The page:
It is said that several years ago, during a discussion about future models, someone at Aprilia asked what a motorcycle powered by half an RSV4 V-four would look like.
Well, you’re looking at it, and I just spent 200 miles in the hills above Santa Barbara, California.
The new RS 660 is fun, movable, and definitely fast enough to keep you smiling. It has a compact parallel-twin engine that pumps out 100 horsepower and 49 pound-feet of torque (at the crank) through a hot bar adjustment, and it comes wrapped in a dual-mast aluminum frame and is loaded with spec components and all the electronic functions you can think of. In total, the RS is said to weigh a meager 403 pounds with its four-gallon tank full, and it will be in showrooms in December with an MSRP of $ 11,300.
A completely new version of the lightweight twin
Don’t let the RSV4 DNA or the raunchy looks fool you. Contrary to common perceptions, the RS 660 is not another racing motorcycle with lights. It’s designed to hold its own on the occasional track day, to be sure, but first and foremost it’s meant to excel on twisty backroads, highways, and even real-world city streets.
Historically, the 650ish cc class has been economical and mild-mannered, ideal for beginners and pragmatic riders, but not overly exciting or sophisticated. Meanwhile, 600cc supercars have evolved solely for and within the limits of racing, making them too aggressive (in terms of riding position, suspension setup, and engine character) for everyday use.
There has never really been a middle ground, even though many riders (myself included) have climbed onto the SV650 and MT-07 with GSX-R or YZF-R6 and R1 suspension and brakes in an attempt to forge one.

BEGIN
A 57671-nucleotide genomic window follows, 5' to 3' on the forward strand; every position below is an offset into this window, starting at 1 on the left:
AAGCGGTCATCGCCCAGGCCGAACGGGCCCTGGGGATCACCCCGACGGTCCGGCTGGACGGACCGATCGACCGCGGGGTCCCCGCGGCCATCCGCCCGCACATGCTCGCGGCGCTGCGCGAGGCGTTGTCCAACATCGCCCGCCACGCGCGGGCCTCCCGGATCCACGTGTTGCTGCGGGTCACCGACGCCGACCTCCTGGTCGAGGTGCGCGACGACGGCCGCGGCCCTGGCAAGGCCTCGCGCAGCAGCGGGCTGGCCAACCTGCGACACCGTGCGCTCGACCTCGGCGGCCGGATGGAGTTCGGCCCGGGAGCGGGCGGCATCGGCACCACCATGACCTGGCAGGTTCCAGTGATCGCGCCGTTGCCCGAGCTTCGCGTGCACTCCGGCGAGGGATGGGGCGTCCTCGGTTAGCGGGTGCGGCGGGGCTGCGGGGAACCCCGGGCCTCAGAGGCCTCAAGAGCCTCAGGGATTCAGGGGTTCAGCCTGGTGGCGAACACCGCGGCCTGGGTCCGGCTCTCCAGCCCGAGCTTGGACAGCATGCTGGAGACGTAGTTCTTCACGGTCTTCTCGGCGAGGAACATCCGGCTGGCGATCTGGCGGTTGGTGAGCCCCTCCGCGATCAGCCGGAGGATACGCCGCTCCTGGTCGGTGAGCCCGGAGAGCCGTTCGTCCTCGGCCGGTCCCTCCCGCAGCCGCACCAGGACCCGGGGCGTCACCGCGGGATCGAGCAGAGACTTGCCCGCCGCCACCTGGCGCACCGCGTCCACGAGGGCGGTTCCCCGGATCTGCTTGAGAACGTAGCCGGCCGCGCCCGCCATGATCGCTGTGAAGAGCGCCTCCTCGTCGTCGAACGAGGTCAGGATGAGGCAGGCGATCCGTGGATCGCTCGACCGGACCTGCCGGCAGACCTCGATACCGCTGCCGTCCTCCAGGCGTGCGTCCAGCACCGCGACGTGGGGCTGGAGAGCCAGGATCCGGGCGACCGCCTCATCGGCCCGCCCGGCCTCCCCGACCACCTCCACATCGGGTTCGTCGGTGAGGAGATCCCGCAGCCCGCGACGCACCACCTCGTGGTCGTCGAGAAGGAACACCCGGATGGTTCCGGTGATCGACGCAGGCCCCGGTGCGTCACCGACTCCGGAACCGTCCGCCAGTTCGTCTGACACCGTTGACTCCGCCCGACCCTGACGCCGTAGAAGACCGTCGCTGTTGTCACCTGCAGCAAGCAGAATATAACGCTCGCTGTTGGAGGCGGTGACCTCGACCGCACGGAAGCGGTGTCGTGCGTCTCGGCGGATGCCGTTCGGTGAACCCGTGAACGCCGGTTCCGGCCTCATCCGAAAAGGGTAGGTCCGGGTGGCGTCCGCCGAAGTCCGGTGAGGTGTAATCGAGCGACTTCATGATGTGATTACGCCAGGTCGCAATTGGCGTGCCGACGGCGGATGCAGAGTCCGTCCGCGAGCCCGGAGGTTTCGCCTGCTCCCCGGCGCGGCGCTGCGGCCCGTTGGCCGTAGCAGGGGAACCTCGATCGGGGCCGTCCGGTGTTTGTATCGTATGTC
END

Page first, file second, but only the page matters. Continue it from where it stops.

Finally, someone has reinvented the lightweight cufflink category in a way that many of us have always wanted. Aprilia wiped the slate clean and drew a motorcycle with the approachable nature and versatility we all love from lightweight twins, and paired it with slightly more pure performance and high-end components. On top of that, the RS 660 offers a level of technology that even the 600 can’t compete with.
Hit me with the hardware details
Aprilia chose a parallel twin with a 270 degree crank for the sake of size, design freedom and character. There is some truth to the “medium RSV4” thing, although Aprilia didn’t just see a bank of cylinders in the 1100. That would only leave us with 539cc, which would not be competitive. Instead, Aprilia used the same 81.0mm bore as the 1100, but the pistons slide through 63.9mm of stroke for a total displacement of 659cc. The resulting package is compact and offers advantages in terms of weight, engine location, exhaust routing and ergonomics for the driver. The 100 horsepower that Aprilia claims is measured at the crank, which means around 85 ponies are likely to be put on the rear wheel.
The two-cylinder design also offers a wide range of accessible power, with similar behavior to that of a V-twin, thanks to the uneven firing order of the crank design. If you haven’t yet ridden a 270-degree twin, it’s a world apart from the smooth, vibrant feel of the traditional 180-degree arrangement used on a Kawasaki Ninja 300 or 650.
The RSV4 drip extends to the shape of the combustion chambers and ports, which are key aspects of a high-performance engine. Like a high compression ratio, and the 660 goes up to a steep 13.5: 1. Yes, you’ll need to use premium gasoline. Pistons that squeeze things that hard have to withstand a lot of heat, so the jets of oil spray the bottom of the domes and there is an oil / water heat exchanger to keep the lubricant cool. None of this is new technology, but it is rare in this segment.